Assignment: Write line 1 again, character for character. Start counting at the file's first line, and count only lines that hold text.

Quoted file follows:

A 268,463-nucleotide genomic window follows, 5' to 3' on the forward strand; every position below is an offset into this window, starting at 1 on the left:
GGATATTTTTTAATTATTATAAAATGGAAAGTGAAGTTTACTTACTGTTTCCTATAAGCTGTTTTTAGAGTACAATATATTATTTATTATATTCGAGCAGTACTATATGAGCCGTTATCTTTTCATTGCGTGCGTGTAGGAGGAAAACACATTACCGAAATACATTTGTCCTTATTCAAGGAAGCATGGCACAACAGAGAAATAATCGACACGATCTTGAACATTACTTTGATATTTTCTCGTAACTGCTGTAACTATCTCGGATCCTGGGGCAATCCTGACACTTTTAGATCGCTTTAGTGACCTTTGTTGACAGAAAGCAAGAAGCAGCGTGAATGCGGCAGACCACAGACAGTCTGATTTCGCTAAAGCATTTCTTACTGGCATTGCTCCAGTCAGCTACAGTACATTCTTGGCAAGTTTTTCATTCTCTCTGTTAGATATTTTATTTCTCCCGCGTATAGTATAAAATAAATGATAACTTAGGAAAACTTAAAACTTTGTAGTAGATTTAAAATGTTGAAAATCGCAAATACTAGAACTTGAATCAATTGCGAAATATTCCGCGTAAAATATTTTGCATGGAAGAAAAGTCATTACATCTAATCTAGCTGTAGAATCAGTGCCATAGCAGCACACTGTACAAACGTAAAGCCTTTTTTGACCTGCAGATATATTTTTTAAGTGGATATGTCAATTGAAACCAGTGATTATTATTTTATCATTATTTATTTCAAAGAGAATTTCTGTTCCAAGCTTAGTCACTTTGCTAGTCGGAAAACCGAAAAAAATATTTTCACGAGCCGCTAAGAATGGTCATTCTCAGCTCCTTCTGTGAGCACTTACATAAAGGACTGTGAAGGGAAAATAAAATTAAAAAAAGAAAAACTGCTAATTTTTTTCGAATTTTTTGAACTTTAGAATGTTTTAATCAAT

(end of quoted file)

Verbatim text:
A 268,463-nucleotide genomic window follows, 5' to 3' on the forward strand; every position below is an offset into this window, starting at 1 on the left: